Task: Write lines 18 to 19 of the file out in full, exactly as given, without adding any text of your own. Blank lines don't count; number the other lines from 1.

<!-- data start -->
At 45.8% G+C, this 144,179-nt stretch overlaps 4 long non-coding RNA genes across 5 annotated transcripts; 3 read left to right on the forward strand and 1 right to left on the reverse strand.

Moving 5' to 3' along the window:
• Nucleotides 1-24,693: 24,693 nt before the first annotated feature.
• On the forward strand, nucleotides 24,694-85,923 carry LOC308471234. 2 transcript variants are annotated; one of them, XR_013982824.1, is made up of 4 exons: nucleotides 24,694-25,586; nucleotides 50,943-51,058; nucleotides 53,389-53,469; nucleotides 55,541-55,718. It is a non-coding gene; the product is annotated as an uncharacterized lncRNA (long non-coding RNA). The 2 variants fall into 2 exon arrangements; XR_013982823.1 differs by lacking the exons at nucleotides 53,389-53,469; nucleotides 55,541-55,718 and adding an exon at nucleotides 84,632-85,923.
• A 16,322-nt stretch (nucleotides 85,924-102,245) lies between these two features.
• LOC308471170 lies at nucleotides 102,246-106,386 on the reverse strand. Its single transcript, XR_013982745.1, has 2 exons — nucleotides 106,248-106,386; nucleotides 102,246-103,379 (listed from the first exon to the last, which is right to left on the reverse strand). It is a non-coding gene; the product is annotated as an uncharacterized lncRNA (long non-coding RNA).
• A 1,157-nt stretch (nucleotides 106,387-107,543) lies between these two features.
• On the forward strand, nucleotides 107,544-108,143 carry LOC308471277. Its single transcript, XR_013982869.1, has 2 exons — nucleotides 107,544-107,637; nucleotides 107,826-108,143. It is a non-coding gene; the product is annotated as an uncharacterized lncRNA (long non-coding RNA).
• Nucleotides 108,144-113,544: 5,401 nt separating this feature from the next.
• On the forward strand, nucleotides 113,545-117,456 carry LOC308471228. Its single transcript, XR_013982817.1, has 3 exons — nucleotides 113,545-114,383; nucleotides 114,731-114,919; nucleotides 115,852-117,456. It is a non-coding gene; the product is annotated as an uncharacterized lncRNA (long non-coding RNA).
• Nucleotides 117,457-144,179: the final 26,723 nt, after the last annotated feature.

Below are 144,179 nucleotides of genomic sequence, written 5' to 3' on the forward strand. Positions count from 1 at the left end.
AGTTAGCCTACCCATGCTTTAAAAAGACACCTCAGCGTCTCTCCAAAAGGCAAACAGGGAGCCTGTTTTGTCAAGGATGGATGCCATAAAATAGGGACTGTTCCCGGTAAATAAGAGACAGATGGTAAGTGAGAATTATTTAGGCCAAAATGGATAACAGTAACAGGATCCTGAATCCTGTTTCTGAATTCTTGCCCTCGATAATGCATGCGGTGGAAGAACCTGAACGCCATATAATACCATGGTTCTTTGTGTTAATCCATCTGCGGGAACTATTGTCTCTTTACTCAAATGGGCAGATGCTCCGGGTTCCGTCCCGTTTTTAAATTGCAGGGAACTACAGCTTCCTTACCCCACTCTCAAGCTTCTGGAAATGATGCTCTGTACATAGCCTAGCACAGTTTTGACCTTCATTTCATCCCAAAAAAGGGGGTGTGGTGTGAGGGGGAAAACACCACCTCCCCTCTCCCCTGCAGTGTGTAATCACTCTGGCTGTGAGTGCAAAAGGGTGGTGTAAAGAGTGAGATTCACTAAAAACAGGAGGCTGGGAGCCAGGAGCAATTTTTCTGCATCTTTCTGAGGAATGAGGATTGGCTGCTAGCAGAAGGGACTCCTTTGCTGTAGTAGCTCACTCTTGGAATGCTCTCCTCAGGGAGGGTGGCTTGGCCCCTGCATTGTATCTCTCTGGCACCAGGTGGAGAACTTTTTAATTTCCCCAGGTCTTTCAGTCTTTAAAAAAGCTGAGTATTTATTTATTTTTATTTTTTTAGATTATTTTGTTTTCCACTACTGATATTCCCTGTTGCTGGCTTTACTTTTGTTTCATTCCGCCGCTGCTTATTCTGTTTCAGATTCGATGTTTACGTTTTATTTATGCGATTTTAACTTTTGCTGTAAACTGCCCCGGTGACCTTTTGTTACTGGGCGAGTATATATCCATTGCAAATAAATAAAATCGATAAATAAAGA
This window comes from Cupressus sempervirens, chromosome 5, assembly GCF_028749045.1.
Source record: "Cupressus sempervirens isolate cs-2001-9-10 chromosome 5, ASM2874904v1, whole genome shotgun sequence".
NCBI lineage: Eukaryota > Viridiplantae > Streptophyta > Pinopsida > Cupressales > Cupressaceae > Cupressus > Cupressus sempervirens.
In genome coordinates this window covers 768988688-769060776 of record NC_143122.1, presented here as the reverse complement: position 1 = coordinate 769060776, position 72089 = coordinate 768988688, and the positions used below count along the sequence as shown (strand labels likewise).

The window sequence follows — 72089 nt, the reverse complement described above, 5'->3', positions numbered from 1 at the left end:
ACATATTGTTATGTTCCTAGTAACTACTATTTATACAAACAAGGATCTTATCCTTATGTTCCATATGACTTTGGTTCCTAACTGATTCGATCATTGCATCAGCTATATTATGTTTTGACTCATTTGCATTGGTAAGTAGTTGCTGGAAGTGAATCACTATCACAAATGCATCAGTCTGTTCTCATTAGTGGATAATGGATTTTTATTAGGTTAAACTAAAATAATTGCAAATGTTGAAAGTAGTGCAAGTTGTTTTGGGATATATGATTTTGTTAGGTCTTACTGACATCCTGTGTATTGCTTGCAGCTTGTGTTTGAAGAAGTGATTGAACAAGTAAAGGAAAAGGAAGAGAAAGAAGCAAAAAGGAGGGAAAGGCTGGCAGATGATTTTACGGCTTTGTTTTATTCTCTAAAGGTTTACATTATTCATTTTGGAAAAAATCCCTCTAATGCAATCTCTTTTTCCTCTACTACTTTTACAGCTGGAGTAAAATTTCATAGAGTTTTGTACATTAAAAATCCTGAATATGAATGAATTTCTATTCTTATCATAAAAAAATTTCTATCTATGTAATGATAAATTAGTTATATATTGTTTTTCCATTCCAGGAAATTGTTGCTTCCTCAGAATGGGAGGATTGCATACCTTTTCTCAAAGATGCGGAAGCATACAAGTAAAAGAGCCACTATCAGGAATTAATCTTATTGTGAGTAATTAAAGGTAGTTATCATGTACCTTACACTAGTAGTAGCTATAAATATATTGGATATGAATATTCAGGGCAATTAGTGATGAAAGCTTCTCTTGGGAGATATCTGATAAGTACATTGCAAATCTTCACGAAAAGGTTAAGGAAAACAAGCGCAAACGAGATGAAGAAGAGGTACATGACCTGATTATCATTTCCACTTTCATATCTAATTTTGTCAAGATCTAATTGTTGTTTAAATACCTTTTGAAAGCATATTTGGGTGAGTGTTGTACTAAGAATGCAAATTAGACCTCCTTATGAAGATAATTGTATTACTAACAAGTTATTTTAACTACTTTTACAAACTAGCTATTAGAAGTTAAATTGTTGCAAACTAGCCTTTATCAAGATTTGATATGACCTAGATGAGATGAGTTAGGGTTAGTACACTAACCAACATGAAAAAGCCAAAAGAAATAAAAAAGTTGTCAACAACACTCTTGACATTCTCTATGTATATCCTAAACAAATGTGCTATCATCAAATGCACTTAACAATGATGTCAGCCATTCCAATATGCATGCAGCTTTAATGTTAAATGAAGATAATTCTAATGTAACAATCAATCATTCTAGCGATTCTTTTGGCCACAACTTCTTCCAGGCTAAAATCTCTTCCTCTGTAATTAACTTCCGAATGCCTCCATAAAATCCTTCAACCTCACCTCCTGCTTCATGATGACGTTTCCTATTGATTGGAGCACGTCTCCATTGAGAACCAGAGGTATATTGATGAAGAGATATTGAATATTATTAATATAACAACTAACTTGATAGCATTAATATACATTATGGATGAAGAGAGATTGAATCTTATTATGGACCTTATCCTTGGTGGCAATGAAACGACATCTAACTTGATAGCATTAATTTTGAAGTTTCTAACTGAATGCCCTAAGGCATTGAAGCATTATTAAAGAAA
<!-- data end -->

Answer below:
The window sequence follows — 72089 nt, the reverse complement described above, 5'->3', positions numbered from 1 at the left end:
ACATATTGTTATGTTCCTAGTAACTACTATTTATACAAACAAGGATCTTATCCTTATGTTCCATATGACTTTGGTTCCTAACTGATTCGATCATTGCATCAGCTATATTATGTTTTGACTCATTTGCATTGGTAAGTAGTTGCTGGAAGTGAATCACTATCACAAATGCATCAGTCTGTTCTCATTAGTGGATAATGGATTTTTATTAGGTTAAACTAAAATAATTGCAAATGTTGAAAGTAGTGCAAGTTGTTTTGGGATATATGATTTTGTTAGGTCTTACTGACATCCTGTGTATTGCTTGCAGCTTGTGTTTGAAGAAGTGATTGAACAAGTAAAGGAAAAGGAAGAGAAAGAAGCAAAAAGGAGGGAAAGGCTGGCAGATGATTTTACGGCTTTGTTTTATTCTCTAAAGGTTTACATTATTCATTTTGGAAAAAATCCCTCTAATGCAATCTCTTTTTCCTCTACTACTTTTACAGCTGGAGTAAAATTTCATAGAGTTTTGTACATTAAAAATCCTGAATATGAATGAATTTCTATTCTTATCATAAAAAAATTTCTATCTATGTAATGATAAATTAGTTATATATTGTTTTTCCATTCCAGGAAATTGTTGCTTCCTCAGAATGGGAGGATTGCATACCTTTTCTCAAAGATGCGGAAGCATACAAGTAAAAGAGCCACTATCAGGAATTAATCTTATTGTGAGTAATTAAAGGTAGTTATCATGTACCTTACACTAGTAGTAGCTATAAATATATTGGATATGAATATTCAGGGCAATTAGTGATGAAAGCTTCTCTTGGGAGATATCTGATAAGTACATTGCAAATCTTCACGAAAAGGTTAAGGAAAACAAGCGCAAACGAGATGAAGAAGAGGTACATGACCTGATTATCATTTCCACTTTCATATCTAATTTTGTCAAGATCTAATTGTTGTTTAAATACCTTTTGAAAGCATATTTGGGTGAGTGTTGTACTAAGAATGCAAATTAGACCTCCTTATGAAGATAATTGTATTACTAACAAGTTATTTTAACTACTTTTACAAACTAGCTATTAGAAGTTAAATTGTTGCAAACTAGCCTTTATCAAGATTTGATATGACCTAGATGAGATGAGTTAGGGTTAGTACACTAACCAACATGAAAAAGCCAAAAGAAATAAAAAAGTTGTCAACAACACTCTTGACATTCTCTATGTATATCCTAAACAAATGTGCTATCATCAAATGCACTTAACAATGATGTCAGCCATTCCAATATGCATGCAGCTTTAATGTTAAATGAAGATAATTCTAATGTAACAATCAATCATTCTAGCGATTCTTTTGGCCACAACTTCTTCCAGGCTAAAATCTCTTCCTCTGTAATTAACTTCCGAATGCCTCCATAAAATCCTTCAACCTCACCTCCTGCTTCATGATGACGTTTCCTATTGATTGGAGCACGTCTCCATTGAGAACCAGAGGTATATTGATGAAGAGATATTGAATATTATTAATATAACAACTAACTTGATAGCATTAATATACATTATGGATGAAGAGAGATTGAATCTTATTATGGACCTTATCCTTGGTGGCAATGAAACGACATCTAACTTGATAGCATTAATTTTGAAGTTTCTAACTGAATGCCCTAAGGCATTGAAGCATTATTAAAGAAA